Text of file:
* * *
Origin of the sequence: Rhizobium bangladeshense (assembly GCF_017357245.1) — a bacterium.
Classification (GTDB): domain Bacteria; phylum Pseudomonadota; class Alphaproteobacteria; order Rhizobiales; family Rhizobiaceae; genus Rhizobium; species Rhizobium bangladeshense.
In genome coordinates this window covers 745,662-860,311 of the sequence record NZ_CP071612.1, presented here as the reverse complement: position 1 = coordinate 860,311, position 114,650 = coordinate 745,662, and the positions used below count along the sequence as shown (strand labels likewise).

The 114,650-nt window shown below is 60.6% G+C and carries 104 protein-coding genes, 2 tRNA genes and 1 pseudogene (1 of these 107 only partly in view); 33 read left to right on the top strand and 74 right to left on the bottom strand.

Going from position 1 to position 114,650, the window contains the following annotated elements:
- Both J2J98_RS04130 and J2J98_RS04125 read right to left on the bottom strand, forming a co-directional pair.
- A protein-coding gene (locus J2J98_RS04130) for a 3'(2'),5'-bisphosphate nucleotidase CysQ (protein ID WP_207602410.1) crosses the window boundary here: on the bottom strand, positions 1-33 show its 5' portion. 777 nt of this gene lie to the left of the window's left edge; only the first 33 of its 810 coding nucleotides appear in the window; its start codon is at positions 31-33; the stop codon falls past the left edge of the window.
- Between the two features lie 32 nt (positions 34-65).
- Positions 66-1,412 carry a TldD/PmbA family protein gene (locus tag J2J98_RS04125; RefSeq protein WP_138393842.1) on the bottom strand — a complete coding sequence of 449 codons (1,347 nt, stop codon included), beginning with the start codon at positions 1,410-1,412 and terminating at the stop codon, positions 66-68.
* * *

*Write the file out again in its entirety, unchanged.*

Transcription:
Origin of the sequence: Rhizobium bangladeshense (assembly GCF_017357245.1) — a bacterium.
Classification (GTDB): domain Bacteria; phylum Pseudomonadota; class Alphaproteobacteria; order Rhizobiales; family Rhizobiaceae; genus Rhizobium; species Rhizobium bangladeshense.
In genome coordinates this window covers 745,662-860,311 of the sequence record NZ_CP071612.1, presented here as the reverse complement: position 1 = coordinate 860,311, position 114,650 = coordinate 745,662, and the positions used below count along the sequence as shown (strand labels likewise).

The 114,650-nt window shown below is 60.6% G+C and carries 104 protein-coding genes, 2 tRNA genes and 1 pseudogene (1 of these 107 only partly in view); 33 read left to right on the top strand and 74 right to left on the bottom strand.

Going from position 1 to position 114,650, the window contains the following annotated elements:
- Both J2J98_RS04130 and J2J98_RS04125 read right to left on the bottom strand, forming a co-directional pair.
- A protein-coding gene (locus J2J98_RS04130) for a 3'(2'),5'-bisphosphate nucleotidase CysQ (protein ID WP_207602410.1) crosses the window boundary here: on the bottom strand, positions 1-33 show its 5' portion. 777 nt of this gene lie to the left of the window's left edge; only the first 33 of its 810 coding nucleotides appear in the window; its start codon is at positions 31-33; the stop codon falls past the left edge of the window.
- Between the two features lie 32 nt (positions 34-65).
- Positions 66-1,412 carry a TldD/PmbA family protein gene (locus tag J2J98_RS04125; RefSeq protein WP_138393842.1) on the bottom strand — a complete coding sequence of 449 codons (1,347 nt, stop codon included), beginning with the start codon at positions 1,410-1,412 and terminating at the stop codon, positions 66-68.